Martel makes the most of cinematographer Barbara Alvarez’s peek-a-boo camera work to instil a remarkable sense of dread and alienation into these proceedings. Vero is completely lost. Nothing makes sense any more, even the days and nights seem to be running into each other. How long did Vero sleep after the accident? The situation only gets worse once Vero is taken home. Now she has to try to work out who is a member of her family and who is a member of her seemingly huge household staff. In a moment of surreal comedy, Vero is escorted to a dentists office. She calmly greets the people in the waiting room and grabs a magazine before sitting down to wait. The other patients look at her strangely… evidently she is the dentist. Stepping into her office, Vero is given a present by the nurse. She thanks her but is promptly told that the present is for Vero’s aunt, the nurse picked it up on her way to work as instructed.
The Headless Woman presents a harrowing vision of the kind of cognitive estrangement that comes with mental illness or serious neurological trauma. For Vero, nothing makes sense any more. All the memories and relationships that make up her life have been severed by a blow to the head. She is in the same position as the audience : disoriented, lost, anxious. Indeed, when Vero goes to visit her aunt, it is almost as though she is looking at some future version of herself. As the family watch a home movie, the old aunt keeps asking who everyone is but Vero is just as lost as she is. She is drowning in the details of her own life.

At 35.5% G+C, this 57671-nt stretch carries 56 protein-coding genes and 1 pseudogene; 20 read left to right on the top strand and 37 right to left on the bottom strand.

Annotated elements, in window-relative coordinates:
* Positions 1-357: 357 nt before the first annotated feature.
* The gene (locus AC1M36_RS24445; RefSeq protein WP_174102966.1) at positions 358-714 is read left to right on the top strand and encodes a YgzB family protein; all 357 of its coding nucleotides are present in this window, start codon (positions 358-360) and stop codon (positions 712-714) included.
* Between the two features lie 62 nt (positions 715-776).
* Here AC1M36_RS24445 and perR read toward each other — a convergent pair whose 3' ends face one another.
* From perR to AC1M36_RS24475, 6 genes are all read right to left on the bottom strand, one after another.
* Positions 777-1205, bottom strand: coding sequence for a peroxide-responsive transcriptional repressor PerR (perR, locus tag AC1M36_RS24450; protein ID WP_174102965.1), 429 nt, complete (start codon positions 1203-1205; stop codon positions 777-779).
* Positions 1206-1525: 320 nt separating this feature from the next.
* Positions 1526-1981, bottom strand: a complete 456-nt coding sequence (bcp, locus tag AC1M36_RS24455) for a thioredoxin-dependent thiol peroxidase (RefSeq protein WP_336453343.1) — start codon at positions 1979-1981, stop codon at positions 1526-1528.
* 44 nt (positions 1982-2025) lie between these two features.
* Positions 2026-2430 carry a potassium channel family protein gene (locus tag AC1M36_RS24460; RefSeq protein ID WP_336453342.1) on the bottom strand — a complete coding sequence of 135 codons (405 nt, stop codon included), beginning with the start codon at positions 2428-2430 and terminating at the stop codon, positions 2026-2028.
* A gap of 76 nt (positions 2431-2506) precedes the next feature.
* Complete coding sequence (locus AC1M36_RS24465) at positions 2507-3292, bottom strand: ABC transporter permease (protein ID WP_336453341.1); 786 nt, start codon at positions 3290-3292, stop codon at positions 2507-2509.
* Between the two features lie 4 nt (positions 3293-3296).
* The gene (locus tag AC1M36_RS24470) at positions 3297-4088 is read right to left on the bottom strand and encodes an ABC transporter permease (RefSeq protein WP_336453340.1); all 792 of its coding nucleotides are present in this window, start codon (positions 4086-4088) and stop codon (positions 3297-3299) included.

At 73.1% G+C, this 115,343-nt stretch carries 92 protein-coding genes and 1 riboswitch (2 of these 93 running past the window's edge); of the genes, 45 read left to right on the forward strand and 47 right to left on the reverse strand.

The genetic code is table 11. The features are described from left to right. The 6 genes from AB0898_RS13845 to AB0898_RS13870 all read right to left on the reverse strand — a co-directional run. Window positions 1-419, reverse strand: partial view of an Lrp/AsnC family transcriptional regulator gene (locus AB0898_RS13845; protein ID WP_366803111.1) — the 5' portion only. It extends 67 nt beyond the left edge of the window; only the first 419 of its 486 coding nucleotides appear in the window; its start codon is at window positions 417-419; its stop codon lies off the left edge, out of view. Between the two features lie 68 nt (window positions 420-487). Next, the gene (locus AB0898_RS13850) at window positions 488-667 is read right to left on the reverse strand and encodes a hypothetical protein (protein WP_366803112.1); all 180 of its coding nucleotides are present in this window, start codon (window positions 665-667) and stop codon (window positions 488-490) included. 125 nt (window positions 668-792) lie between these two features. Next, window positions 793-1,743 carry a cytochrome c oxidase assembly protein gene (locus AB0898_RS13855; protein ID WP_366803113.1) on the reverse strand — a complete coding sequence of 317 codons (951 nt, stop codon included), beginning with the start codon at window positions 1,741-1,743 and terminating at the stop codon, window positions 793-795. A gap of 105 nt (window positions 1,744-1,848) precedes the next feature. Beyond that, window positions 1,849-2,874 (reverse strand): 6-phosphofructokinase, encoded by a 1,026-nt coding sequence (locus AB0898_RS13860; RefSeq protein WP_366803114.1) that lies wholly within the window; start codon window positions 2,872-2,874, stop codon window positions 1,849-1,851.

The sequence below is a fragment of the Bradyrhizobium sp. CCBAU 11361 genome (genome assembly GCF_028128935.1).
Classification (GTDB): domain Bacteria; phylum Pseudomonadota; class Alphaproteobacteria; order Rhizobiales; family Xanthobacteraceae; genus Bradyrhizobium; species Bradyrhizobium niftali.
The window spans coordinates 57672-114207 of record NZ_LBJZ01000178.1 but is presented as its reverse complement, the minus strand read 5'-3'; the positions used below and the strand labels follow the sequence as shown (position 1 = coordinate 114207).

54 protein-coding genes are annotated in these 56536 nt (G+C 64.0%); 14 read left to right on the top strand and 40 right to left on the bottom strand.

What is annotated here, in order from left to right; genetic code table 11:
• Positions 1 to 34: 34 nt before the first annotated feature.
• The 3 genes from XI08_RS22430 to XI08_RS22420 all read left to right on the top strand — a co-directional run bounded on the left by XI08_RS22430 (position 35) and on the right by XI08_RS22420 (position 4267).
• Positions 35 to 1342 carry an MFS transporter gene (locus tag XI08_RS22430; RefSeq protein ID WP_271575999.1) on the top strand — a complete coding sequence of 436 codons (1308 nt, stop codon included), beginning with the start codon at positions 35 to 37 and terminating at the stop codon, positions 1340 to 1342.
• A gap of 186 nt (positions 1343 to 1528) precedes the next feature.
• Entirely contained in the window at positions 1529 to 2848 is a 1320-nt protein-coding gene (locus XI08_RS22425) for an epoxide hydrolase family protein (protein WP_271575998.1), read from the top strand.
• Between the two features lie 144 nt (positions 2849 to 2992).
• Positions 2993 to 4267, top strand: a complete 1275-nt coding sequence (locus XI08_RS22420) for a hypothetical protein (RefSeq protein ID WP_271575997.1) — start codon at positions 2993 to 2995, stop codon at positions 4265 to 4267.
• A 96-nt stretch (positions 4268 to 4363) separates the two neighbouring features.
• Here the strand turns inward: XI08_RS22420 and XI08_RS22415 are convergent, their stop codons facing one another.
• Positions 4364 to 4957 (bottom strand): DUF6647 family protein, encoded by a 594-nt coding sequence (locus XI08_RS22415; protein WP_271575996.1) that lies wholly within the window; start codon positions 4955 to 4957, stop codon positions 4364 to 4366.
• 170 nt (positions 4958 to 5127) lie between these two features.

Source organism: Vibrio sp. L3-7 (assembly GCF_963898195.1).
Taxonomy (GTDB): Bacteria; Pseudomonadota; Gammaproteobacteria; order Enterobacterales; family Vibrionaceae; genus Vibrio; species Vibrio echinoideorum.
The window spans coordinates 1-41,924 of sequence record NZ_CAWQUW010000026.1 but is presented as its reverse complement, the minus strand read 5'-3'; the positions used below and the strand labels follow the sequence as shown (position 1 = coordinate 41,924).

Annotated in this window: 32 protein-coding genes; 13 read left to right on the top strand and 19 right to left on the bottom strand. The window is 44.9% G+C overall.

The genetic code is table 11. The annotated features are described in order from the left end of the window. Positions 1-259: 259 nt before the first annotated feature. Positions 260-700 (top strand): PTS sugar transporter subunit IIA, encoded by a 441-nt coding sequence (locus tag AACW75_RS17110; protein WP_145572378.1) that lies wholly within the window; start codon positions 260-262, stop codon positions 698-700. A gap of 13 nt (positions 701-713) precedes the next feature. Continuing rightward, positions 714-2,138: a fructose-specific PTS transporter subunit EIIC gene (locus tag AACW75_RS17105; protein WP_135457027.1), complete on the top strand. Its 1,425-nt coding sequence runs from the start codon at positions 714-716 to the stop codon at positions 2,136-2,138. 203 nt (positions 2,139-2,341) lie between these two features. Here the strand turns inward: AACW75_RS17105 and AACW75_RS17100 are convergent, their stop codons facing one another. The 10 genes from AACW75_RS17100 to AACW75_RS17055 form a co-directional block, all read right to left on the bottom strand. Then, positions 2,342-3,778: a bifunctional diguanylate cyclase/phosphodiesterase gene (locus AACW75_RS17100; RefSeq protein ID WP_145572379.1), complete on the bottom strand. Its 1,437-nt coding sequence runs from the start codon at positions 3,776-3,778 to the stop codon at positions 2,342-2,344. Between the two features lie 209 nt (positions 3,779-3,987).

Vero is in the exact same position as the audience. She is alienated from the world of the film and is trying to piece together her own life from clues gleaned from people’s reactions to her. She is learning her own world at the same time as the film’s audience. The picture that slowly builds up is not a pretty one. Halfway through the film, Vero begins to get her memory back. She remembers that she hit something in her car. Hit someone. She tells the men in her family and they suddenly swing into action.
While The Headless Woman’s opening acts are partly about cognitive and emotional estrangement, they are also about the extent to which a social situation is self-preserving. Social groups have a life of their own. A momentum if you will. Even those people who are acutely aware of and maybe even angry about their status within a group understand what is expected of them and what to expect of the people around them. To be a member of a social group is to accept the burden of these expectations. To conform to them. As a result, a well-ordered group will have its own momentum. The opening scenes of The Headless Woman demonstrate how it is possible to be carried along by that momentum. To surrender one’s agency to the natural rhythms of the group. To simply get on with the people around you.